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Toni Petrina

Scenegraph and entity management

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Since I'm out of computer, I dived into some designing. My first target is scenegraph implementation and entity management. Sorry for this long post but I encourage you to read it. Consider example scene :

          ( )

Sorry for the art. This is a ball above a plane above which is a light. Not too many elements, huh? In my opinion, scenegraph for this scene should (could) be somthing aling lines of this
Scene root							// root node
 |-Materials						// all scene materials
    |-Dirt							// plane material (diffuse+color)
       |-TextureRef(Dirt01.jpg)		// reference to texture
       |-ShaderRef(BasicShader)		// shader for rendering
    |-Plastic						// ball material (color+n.l lignting)
       |-ShaderRef(SpecularShader)	// shader for rendering
 |-Textures							// scene textures
    |-Dirt01.jpg					// texture that Dirt material is referencing to
 |-Shaders							// scene shaders
    |-BasicShader					// plane shader
    |-SpecularShader				// ball shader
 |-Models							// scene models
    |-Plane.x						// plane model data
       |-MaterialRef(Dirt)			// link to our material
    |-Ball.x						// ball model
       |-MaterialRef(Plastic)  		// link to our material
 |-Entities							// all scene entities, you could have them flat in scene root
    |-Static01						// entity that represents our plane
									// has following properties : renderable, collideable, receives shadow
	|-Pawn01						// entity that represents our ball
									// has following properties : renderable, collideable, casts/receives shadow
    |-Light01						// entity that represents our light
									// has following properties : casts shadow
    |-Force01						// entity that represents scene gravity
									// has properties that describe force's vector, strength, area or volume of influence...

Note: There could be more (like renderer's, collision geometry, global vars such as ambient color, music, etc...) but I think this is enough for this example.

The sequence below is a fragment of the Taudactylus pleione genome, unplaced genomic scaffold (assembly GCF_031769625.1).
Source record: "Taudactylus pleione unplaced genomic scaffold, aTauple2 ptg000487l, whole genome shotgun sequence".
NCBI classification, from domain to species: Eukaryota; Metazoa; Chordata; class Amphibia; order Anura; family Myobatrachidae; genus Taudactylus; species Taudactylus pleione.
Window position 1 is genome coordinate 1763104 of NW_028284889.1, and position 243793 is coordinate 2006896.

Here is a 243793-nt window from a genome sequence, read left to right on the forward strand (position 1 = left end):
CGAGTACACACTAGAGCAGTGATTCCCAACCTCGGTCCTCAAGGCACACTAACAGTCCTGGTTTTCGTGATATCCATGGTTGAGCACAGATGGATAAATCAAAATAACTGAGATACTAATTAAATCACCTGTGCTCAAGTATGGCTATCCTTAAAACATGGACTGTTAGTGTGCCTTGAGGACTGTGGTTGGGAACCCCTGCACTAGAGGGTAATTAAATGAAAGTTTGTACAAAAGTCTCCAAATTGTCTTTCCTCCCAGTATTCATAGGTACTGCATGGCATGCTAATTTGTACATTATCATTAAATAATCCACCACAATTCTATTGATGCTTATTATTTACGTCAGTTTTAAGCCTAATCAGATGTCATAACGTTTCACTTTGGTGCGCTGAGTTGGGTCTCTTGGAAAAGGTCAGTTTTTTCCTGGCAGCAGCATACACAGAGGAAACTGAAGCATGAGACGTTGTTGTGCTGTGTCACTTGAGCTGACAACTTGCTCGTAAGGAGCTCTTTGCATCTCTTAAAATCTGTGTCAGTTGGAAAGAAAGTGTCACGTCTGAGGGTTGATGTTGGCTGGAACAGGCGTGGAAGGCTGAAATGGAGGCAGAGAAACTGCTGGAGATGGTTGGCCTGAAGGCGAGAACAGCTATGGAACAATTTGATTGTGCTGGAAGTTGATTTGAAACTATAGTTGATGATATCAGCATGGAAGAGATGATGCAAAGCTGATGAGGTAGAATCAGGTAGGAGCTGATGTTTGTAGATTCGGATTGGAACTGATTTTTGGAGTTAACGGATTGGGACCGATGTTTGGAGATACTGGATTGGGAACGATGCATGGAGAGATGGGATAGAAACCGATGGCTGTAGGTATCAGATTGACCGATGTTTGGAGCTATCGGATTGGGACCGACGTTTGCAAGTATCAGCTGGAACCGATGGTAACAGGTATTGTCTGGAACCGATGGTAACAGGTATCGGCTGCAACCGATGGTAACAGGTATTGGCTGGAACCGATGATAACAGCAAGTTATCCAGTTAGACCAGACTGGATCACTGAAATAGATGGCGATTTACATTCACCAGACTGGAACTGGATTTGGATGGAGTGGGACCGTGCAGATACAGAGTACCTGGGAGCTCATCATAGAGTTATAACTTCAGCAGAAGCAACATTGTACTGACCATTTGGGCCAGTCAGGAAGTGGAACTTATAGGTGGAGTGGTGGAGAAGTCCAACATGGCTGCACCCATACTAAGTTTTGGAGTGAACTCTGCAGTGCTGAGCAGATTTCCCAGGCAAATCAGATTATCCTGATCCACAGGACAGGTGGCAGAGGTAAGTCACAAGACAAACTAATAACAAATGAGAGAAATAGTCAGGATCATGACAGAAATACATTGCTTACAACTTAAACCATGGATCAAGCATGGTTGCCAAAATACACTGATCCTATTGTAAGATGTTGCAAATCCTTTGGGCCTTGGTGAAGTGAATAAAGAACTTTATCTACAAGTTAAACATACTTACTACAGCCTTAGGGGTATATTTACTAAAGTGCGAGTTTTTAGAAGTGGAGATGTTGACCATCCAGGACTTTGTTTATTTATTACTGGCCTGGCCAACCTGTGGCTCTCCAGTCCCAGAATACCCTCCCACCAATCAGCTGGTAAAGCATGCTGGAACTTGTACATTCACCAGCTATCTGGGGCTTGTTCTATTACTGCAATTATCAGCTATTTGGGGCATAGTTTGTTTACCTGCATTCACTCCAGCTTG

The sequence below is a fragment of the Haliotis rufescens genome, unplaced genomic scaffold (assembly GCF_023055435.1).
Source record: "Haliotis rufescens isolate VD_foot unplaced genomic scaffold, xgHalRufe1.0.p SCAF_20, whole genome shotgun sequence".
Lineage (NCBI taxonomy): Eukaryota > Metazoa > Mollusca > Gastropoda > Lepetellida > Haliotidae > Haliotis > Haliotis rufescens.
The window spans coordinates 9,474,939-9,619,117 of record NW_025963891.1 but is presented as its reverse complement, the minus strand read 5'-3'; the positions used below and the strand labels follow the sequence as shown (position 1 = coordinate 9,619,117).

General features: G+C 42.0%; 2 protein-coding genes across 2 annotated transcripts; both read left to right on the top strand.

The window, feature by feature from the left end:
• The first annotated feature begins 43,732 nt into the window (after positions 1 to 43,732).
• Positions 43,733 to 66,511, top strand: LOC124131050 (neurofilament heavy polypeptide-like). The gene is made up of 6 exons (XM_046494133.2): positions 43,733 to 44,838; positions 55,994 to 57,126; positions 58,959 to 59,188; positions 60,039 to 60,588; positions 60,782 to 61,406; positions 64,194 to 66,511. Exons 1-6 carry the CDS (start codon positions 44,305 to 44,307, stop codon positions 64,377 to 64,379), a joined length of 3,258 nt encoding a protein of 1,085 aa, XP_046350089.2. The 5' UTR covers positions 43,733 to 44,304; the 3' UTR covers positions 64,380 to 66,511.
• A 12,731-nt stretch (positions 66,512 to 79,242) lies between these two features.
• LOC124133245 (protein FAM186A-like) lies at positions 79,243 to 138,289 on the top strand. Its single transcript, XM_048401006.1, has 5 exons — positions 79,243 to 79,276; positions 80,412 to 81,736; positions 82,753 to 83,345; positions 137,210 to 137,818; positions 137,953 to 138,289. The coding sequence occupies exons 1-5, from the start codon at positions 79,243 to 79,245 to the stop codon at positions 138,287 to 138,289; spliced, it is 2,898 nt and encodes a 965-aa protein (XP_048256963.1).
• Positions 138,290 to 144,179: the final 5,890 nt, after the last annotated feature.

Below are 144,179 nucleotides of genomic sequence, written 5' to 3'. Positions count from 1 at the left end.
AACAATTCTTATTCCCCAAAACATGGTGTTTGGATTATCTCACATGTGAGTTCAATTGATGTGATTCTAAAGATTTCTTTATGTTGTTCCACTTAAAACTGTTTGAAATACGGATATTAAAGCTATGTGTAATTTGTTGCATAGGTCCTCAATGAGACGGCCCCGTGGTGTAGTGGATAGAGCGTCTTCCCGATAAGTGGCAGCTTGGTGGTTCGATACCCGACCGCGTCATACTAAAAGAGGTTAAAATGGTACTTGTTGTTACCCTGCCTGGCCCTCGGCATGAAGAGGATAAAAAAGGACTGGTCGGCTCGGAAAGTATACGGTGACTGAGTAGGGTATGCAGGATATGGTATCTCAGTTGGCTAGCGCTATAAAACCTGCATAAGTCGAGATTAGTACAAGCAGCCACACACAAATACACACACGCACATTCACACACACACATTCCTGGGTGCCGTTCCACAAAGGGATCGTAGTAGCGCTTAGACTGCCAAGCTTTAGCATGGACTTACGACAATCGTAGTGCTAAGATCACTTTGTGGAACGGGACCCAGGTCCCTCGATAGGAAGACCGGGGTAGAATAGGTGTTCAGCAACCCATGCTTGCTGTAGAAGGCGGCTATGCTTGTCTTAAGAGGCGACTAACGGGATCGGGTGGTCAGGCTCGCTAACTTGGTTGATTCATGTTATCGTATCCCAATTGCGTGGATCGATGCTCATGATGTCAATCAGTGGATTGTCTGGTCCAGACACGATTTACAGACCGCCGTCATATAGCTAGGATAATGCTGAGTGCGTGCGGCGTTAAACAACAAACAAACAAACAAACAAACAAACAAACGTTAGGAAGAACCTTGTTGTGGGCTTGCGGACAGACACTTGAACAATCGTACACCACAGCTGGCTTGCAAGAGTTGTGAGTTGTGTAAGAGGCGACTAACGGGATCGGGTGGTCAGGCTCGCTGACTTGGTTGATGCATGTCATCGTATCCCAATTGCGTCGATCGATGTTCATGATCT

Scenegraph follows Composite design pattern while some nodes follow flywight pattern. What we can see here is that most of this nodes cannot posibly inherit some base class (except ISceneNode which is base class for all scene nodes, contains child nodes and parent pointer) because there is hardly any relationship between some of these classes. I grouped these classes in following group GroupNode : This node has one property - name that describes that group (such as Material, etc...). ReferenceNode : This node references other nodes in scenegraph EntityNode : Key node for game. What you can see here in scenegraph is that there is plenty of information. Fortunately, not every sub system needs all nodes. Texture subsystem is only interested in texture nodes, rendering in renderable entites, physics in force and collideable nodes, etc... Scene browsing can be implemented using Visitor design pattern (I am currently analyzing Loki's Visitor) where each system only visits certain type of nodes. However, key question is obviously the design of EntityNode. Such a diversity of functionality like renderability, physics calculations, providing support for other systems (like light, it is only a proxy if you consider it) is not acomplishable in one class unless wh go for monostate pattern and include everxthing (even kitchen sink). What should go in IEntityNode interface. My first shot is some sort of custom RTTI (if necessary) and serialization interface (for savinf/loading). Every other task is acquired via subsystems. Since it is not required for those subsystems to exist, this decreases coupling. Once this scene starts, physics system will kick in providing collision detection and autonomyous movement, rendering system will render data, sound system will play sounds and music, etc... What do you think of such design? Is it scalable for small and large systems? Would you change anything, and how? Comments, suggestions appreciated.

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